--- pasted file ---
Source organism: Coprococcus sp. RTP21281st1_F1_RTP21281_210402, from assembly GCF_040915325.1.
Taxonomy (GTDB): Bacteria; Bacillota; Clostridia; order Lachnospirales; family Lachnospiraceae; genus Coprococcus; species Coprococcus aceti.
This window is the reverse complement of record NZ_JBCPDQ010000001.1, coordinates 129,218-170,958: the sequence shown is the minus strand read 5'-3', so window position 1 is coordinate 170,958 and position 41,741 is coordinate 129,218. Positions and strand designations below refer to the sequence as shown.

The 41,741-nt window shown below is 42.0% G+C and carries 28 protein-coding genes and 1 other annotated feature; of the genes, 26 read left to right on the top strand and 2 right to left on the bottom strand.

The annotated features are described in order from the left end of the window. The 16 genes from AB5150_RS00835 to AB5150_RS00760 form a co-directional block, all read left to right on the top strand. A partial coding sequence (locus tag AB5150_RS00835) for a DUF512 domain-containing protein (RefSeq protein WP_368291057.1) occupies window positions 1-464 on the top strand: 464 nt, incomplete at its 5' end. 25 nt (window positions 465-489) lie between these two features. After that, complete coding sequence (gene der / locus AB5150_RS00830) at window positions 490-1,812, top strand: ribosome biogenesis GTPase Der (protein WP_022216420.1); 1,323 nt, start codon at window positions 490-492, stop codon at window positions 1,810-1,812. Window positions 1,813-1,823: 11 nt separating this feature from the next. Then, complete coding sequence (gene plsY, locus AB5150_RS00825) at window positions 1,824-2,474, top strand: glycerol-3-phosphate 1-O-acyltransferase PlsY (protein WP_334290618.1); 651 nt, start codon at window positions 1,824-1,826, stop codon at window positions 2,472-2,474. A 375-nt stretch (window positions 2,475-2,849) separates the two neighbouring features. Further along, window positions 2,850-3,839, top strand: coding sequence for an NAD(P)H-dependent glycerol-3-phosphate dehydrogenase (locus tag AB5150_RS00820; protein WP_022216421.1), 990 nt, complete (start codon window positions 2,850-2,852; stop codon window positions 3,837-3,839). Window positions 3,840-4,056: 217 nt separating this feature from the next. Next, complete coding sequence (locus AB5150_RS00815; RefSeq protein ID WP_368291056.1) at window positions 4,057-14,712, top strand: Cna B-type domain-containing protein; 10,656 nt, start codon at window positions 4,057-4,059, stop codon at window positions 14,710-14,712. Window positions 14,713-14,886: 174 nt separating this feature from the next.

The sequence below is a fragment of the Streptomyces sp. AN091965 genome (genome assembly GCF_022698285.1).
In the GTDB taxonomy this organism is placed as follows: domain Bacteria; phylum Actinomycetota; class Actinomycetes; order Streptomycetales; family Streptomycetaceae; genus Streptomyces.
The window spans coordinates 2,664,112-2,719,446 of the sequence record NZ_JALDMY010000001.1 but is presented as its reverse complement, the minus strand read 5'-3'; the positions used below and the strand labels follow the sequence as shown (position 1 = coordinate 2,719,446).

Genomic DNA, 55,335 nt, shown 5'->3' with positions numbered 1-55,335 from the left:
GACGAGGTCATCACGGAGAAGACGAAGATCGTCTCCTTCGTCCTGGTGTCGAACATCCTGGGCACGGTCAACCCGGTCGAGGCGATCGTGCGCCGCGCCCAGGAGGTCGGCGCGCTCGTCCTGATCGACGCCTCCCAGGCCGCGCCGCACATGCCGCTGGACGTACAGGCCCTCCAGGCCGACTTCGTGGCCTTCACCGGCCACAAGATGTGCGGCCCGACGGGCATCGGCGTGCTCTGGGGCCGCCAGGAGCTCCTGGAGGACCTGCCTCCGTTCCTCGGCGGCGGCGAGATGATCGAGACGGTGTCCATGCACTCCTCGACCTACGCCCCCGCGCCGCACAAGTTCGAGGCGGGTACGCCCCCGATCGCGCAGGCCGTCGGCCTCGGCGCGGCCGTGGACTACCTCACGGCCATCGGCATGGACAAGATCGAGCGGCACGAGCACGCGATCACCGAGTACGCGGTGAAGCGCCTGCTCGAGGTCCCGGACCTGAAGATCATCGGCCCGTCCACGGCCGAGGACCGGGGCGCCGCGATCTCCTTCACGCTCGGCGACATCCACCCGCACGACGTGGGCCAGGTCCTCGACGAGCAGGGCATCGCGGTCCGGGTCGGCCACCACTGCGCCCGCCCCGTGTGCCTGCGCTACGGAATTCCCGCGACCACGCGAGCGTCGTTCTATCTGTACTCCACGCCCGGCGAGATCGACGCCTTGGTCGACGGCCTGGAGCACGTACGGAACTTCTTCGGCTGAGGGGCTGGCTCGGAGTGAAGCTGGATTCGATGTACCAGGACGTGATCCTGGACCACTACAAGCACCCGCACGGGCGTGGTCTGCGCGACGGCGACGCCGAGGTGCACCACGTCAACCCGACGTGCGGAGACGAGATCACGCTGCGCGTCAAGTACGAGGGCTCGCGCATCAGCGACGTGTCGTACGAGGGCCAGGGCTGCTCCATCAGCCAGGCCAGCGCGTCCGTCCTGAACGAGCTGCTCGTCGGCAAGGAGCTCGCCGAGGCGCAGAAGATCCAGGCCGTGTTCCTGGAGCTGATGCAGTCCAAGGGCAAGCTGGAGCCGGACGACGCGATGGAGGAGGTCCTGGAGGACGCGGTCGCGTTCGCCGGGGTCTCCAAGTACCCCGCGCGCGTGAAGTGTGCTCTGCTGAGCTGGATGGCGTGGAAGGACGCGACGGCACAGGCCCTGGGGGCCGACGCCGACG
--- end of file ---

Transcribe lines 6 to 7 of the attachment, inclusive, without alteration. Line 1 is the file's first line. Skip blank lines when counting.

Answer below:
The sequence below is a fragment of the Streptomyces sp. AN091965 genome (genome assembly GCF_022698285.1).
In the GTDB taxonomy this organism is placed as follows: domain Bacteria; phylum Actinomycetota; class Actinomycetes; order Streptomycetales; family Streptomycetaceae; genus Streptomyces.